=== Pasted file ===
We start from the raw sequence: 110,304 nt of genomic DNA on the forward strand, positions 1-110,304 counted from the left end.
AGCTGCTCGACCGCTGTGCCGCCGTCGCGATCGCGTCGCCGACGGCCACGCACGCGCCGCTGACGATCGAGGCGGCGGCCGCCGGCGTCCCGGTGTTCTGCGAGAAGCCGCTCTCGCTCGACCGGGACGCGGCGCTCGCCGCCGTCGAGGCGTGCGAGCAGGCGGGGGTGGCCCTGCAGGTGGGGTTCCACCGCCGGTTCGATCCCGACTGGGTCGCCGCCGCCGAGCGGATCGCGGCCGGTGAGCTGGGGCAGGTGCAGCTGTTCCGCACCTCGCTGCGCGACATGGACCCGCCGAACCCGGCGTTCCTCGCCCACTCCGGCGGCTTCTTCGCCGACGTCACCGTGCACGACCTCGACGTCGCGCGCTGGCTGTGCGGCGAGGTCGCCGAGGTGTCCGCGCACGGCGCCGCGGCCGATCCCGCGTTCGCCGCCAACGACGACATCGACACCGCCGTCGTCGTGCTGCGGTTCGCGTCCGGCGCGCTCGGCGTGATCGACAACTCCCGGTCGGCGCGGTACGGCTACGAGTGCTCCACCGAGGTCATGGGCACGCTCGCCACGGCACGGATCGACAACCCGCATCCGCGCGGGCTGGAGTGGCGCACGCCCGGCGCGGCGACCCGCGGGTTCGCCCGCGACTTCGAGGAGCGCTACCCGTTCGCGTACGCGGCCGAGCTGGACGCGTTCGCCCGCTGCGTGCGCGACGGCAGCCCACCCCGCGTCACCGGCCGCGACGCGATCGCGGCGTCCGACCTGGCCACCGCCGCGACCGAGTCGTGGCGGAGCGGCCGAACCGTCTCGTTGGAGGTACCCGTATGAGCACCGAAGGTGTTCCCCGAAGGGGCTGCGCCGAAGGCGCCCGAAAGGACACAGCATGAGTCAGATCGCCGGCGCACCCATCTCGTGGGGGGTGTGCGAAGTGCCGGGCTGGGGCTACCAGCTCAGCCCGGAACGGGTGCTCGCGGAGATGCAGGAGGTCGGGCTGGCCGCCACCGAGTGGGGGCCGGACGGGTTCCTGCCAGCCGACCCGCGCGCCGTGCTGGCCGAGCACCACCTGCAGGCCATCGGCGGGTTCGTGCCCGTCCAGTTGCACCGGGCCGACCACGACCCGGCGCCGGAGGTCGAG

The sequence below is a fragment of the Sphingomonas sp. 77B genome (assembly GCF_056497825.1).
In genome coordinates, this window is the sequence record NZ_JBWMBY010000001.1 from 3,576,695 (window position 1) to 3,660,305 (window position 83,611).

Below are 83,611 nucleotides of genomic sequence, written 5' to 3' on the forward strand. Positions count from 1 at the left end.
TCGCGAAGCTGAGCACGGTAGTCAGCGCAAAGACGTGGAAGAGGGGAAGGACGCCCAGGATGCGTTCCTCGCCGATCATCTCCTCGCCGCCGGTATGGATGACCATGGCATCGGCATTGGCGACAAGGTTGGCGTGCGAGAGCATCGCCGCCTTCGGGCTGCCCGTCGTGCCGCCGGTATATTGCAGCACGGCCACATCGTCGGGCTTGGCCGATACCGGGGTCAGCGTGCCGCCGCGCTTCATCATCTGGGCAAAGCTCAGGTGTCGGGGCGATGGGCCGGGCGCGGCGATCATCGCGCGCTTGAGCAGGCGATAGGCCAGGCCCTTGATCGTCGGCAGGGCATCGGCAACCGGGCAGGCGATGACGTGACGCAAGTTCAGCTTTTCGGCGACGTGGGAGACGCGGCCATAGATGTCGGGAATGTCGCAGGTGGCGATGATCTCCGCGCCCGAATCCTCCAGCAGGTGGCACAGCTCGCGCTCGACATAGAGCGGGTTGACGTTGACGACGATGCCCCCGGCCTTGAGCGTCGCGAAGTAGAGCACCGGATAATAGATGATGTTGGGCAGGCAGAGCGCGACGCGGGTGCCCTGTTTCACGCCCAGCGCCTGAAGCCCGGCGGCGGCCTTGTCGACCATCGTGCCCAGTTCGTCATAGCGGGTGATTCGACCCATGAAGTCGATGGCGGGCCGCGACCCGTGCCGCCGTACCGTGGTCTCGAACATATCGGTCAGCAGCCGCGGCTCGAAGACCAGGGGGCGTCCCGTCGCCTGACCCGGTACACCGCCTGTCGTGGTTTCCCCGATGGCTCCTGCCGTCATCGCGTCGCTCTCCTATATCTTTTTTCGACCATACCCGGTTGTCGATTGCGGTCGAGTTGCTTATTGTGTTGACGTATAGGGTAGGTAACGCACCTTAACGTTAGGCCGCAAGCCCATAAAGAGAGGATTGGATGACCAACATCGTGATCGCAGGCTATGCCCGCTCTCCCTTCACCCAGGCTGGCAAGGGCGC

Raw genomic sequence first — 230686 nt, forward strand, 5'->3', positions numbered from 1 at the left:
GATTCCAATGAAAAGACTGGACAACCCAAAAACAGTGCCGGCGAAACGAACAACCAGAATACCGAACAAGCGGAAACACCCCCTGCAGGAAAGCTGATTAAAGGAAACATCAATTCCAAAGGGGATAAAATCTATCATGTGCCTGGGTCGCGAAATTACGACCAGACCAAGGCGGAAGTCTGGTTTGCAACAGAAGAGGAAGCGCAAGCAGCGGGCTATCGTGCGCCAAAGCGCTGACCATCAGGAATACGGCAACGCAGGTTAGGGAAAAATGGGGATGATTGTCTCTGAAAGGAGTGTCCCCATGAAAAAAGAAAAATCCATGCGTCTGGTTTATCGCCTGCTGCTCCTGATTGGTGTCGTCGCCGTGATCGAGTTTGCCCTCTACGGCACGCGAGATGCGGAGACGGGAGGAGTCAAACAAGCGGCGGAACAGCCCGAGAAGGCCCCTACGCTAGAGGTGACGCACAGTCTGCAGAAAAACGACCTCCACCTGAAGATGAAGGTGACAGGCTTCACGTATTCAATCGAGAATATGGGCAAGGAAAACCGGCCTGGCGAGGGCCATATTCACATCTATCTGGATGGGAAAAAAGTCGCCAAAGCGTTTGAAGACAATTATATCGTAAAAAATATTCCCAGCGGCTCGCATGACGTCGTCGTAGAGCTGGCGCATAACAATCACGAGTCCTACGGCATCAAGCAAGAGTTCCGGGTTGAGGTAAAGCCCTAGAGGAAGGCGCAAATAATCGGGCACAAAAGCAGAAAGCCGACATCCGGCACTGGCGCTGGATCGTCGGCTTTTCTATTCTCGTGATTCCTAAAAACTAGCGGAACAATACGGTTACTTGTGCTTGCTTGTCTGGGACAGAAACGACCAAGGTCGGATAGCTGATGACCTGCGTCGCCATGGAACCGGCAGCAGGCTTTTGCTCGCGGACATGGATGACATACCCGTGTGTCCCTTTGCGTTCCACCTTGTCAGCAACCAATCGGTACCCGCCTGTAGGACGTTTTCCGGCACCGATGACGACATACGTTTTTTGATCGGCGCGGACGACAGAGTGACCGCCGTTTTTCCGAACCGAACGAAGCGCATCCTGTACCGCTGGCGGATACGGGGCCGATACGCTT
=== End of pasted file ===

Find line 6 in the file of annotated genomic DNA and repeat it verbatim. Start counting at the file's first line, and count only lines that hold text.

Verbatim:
TCGCGAAGCTGAGCACGGTAGTCAGCGCAAAGACGTGGAAGAGGGGAAGGACGCCCAGGATGCGTTCCTCGCCGATCATCTCCTCGCCGCCGGTATGGATGACCATGGCATCGGCATTGGCGACAAGGTTGGCGTGCGAGAGCATCGCCGCCTTCGGGCTGCCCGTCGTGCCGCCGGTATATTGCAGCACGGCCACATCGTCGGGCTTGGCCGATACCGGGGTCAGCGTGCCGCCGCGCTTCATCATCTGGGCAAAGCTCAGGTGTCGGGGCGATGGGCCGGGCGCGGCGATCATCGCGCGCTTGAGCAGGCGATAGGCCAGGCCCTTGATCGTCGGCAGGGCATCGGCAACCGGGCAGGCGATGACGTGACGCAAGTTCAGCTTTTCGGCGACGTGGGAGACGCGGCCATAGATGTCGGGAATGTCGCAGGTGGCGATGATCTCCGCGCCCGAATCCTCCAGCAGGTGGCACAGCTCGCGCTCGACATAGAGCGGGTTGACGTTGACGACGATGCCCCCGGCCTTGAGCGTCGCGAAGTAGAGCACCGGATAATAGATGATGTTGGGCAGGCAGAGCGCGACGCGGGTGCCCTGTTTCACGCCCAGCGCCTGAAGCCCGGCGGCGGCCTTGTCGACCATCGTGCCCAGTTCGTCATAGCGGGTGATTCGACCCATGAAGTCGATGGCGGGCCGCGACCCGTGCCGCCGTACCGTGGTCTCGAACATATCGGTCAGCAGCCGCGGCTCGAAGACCAGGGGGCGTCCCGTCGCCTGACCCGGTACACCGCCTGTCGTGGTTTCCCCGATGGCTCCTGCCGTCATCGCGTCGCTCTCCTATATCTTTTTTCGACCATACCCGGTTGTCGATTGCGGTCGAGTTGCTTATTGTGTTGACGTATAGGGTAGGTAACGCACCTTAACGTTAGGCCGCAAGCCCATAAAGAGAGGATTGGATGACCAACATCGTGATCGCAGGCTATGCCCGCTCTCCCTTCACCCAGGCTGGCAAGGGCGC